Planning A Trip? 4 Essential Travel Tips For Flying With Your New Hearing Aids
If you've recently been fitted for a hearing aid, and you're going to be flying for the first time, there are some precautionary tips you should follow. Flying with hearing aids isn't difficult, but you will need to be prepared. Here are several travel tips that will make flying with hearing aids a bit easier.
Don't Take Your Hearing Aids Out
If you're going to be heading into a busy airport, you may be tempted to take your hearing aids out. After all, there's going to be a lot of background noise to deal with. However, that's the last thing you want to do. Not only does that increase the risk of losing your hearing aid, it also means that you won't be able to hear announcements regarding your flight. Instead, wait until you get inside the terminal and then adjust the sound accordingly. You may need to do that a few times, but it's best to have your hearing aids in.
Carry Your Essentials With You
When you're packing for your trip, you may be tempted to place all your hearing aid gear in your checked luggage. While that might seem like the best thing to do, it's actually better to carry all your essentials with you on to the plane. That way, if your luggage happens to get lost, you'll have everything you need right with you. This should include your extra batteries, cleaning kit and charging station for rechargeable batteries.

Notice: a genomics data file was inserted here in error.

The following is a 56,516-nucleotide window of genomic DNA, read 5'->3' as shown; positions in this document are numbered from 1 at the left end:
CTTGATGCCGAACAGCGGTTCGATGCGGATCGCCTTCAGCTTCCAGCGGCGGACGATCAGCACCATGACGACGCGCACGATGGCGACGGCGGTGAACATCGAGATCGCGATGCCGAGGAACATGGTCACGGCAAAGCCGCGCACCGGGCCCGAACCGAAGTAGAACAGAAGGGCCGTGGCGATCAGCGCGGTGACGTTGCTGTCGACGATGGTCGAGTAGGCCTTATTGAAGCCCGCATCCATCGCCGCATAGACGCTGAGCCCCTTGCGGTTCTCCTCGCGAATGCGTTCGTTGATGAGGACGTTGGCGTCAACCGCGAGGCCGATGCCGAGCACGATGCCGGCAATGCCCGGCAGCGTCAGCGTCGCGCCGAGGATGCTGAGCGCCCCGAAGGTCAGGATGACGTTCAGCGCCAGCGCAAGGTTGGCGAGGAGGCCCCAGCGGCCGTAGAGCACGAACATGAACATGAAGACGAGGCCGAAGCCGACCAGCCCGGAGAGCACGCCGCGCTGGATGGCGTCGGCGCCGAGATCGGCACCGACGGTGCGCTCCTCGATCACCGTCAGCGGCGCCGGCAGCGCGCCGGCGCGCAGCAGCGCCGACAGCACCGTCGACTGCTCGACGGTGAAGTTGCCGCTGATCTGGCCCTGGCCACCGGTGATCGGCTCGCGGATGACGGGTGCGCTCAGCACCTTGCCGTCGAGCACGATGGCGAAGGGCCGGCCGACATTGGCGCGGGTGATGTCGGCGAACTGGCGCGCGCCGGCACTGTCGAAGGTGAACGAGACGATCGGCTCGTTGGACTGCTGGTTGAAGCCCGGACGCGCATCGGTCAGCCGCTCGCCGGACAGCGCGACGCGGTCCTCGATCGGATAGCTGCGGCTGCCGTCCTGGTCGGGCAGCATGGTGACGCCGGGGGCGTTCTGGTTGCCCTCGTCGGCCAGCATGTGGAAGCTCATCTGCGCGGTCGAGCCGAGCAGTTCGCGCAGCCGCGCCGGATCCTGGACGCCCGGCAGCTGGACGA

Alert Airport Security Personnel
You may be worried about going through airport security with your hearing aids. There are a couple of things you'll need to know. First, your hearing aid won't set off the metal detectors. Second, if you're asked to put your hearing aids through the x-ray device, it won't cause any harm to your hearing aids or to the machine. However, it is important that you alert airport security personnel to your hearing aids as soon as you approach them. It will help you avoid delays.
Keep Your Hearing Aid on During Flight
While you're on the plane, you may think about turning your hearing aid off during the flight. You want to avoid doing that. You'll need to be able to hear all the in-flight instructions. The best thing to do is wait until you're seated and then adjust your hearing aid. Once the plane has taken off, go ahead and adjust your hearing aids one more time.
Contact a clinic, like Pacific Hearing Care, for more help.